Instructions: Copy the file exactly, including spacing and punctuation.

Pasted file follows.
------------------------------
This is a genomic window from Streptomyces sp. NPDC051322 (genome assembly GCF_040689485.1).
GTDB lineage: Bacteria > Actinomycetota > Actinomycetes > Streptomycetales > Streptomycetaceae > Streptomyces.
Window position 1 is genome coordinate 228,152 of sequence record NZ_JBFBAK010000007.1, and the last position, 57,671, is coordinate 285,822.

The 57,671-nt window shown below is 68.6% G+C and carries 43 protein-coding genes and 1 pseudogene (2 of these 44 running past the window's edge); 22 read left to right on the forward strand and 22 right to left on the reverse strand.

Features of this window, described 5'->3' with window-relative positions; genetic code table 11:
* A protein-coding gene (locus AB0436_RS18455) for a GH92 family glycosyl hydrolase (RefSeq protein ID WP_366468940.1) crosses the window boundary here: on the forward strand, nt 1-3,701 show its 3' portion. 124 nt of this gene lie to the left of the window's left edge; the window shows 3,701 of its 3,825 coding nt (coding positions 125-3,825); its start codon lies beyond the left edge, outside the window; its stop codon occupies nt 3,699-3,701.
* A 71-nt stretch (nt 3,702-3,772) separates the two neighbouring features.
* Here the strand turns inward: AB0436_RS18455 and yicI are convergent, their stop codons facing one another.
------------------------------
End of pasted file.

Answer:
This is a genomic window from Streptomyces sp. NPDC051322 (genome assembly GCF_040689485.1).
GTDB lineage: Bacteria > Actinomycetota > Actinomycetes > Streptomycetales > Streptomycetaceae > Streptomyces.
Window position 1 is genome coordinate 228,152 of sequence record NZ_JBFBAK010000007.1, and the last position, 57,671, is coordinate 285,822.

The 57,671-nt window shown below is 68.6% G+C and carries 43 protein-coding genes and 1 pseudogene (2 of these 44 running past the window's edge); 22 read left to right on the forward strand and 22 right to left on the reverse strand.

Features of this window, described 5'->3' with window-relative positions; genetic code table 11:
* A protein-coding gene (locus AB0436_RS18455) for a GH92 family glycosyl hydrolase (RefSeq protein ID WP_366468940.1) crosses the window boundary here: on the forward strand, nt 1-3,701 show its 3' portion. 124 nt of this gene lie to the left of the window's left edge; the window shows 3,701 of its 3,825 coding nt (coding positions 125-3,825); its start codon lies beyond the left edge, outside the window; its stop codon occupies nt 3,699-3,701.
* A 71-nt stretch (nt 3,702-3,772) separates the two neighbouring features.
* Here the strand turns inward: AB0436_RS18455 and yicI are convergent, their stop codons facing one another.